Republicans painted a rosy image of Trump’s record that was so disconnected with the reality of what’s happening in the country that it was unlikely to resonate with anyone other than his most dedicated followers, some pundits argue. Trump may also have provided fodder for his critics with his acceptance speech — which was rife with falsehoods and delivered without his usual energy level, observers from both sides of the aisle say.
There’s also skepticism that either party did much to shift the state of the race with its convention, given the deep partisanship in the U.S. and voters’ focus on the crises the country currently faces. That lack of impact can be scored as a win for Biden, some experts say, because he holds a significant lead over Trump in polls of crucial swing states.
Both candidates are set to hit the campaign trail in the lead-up to the first presidential debate, which is scheduled for Sept. 29. Arguments over the rules of the debates and questions of whether they may not happen at all are likely to be major storylines over the next few weeks.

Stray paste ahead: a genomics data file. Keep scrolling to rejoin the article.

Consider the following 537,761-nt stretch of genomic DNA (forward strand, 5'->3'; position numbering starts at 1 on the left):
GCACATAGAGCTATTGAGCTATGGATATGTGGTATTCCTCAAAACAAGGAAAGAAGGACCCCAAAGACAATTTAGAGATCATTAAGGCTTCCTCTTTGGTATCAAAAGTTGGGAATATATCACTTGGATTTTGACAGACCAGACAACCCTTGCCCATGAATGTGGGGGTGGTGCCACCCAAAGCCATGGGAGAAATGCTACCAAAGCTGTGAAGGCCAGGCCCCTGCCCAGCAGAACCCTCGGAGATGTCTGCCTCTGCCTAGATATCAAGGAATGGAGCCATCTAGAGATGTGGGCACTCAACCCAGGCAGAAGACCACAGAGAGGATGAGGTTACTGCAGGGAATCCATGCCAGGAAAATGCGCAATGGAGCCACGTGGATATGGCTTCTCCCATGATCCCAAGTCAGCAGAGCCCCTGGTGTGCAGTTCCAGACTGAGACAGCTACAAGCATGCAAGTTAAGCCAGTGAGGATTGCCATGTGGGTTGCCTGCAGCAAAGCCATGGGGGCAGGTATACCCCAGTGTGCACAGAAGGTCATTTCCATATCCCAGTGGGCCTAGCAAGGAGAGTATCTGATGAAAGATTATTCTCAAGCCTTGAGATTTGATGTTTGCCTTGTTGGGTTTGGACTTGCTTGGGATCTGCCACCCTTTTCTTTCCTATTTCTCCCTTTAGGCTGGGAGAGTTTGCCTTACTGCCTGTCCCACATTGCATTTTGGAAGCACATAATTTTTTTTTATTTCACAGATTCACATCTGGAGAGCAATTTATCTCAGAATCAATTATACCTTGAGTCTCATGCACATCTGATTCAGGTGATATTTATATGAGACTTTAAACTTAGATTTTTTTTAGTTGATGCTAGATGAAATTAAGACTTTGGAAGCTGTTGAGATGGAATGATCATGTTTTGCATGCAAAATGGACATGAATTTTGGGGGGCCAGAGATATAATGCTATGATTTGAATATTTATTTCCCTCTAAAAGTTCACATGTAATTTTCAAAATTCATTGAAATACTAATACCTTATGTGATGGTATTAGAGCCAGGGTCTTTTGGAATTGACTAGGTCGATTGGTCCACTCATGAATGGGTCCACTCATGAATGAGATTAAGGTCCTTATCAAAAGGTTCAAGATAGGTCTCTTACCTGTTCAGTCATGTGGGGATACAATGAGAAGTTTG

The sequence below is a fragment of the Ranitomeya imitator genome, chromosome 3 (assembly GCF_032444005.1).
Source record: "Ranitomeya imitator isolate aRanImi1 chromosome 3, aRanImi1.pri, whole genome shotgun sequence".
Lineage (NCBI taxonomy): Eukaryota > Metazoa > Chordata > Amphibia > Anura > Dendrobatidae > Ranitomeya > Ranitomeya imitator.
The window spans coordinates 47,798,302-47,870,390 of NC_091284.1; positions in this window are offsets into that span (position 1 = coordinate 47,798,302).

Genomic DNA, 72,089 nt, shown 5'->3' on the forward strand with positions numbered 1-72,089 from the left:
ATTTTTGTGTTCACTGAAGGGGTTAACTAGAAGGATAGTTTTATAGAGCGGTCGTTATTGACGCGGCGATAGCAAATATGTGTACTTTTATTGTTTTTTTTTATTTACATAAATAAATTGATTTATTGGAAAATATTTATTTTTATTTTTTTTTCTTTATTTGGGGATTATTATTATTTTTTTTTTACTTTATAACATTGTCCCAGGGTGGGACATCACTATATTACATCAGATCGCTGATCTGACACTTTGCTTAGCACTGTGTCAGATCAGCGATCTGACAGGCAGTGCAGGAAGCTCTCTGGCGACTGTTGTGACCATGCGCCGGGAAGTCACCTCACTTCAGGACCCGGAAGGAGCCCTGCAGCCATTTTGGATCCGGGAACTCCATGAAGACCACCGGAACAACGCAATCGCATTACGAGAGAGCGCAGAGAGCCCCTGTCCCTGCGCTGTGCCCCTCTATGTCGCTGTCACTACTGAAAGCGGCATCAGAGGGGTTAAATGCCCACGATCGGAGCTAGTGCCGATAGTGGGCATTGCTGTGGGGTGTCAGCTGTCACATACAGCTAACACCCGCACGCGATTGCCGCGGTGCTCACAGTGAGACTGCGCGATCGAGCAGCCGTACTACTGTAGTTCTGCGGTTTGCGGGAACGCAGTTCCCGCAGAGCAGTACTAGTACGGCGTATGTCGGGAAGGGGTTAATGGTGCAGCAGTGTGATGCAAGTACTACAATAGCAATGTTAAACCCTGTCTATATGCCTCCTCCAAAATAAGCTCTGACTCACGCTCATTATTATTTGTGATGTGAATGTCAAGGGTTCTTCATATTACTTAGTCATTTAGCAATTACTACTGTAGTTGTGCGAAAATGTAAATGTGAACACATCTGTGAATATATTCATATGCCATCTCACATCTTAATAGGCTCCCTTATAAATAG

Republicans maintained focus on an effective line of attack on Biden
“The Trump campaign has settled on its theme, which is as subtle as a jackhammer. Trump is all that stands between ‘the forgotten man’ and carnage: death, darkness, violence, riots, anarchy, mayhem, cultural revolution, the death of God. Democrats may be infuriated by this line of attack, but they’d be fools to ignore the danger it poses to them.” — Peter Wehner, New York Times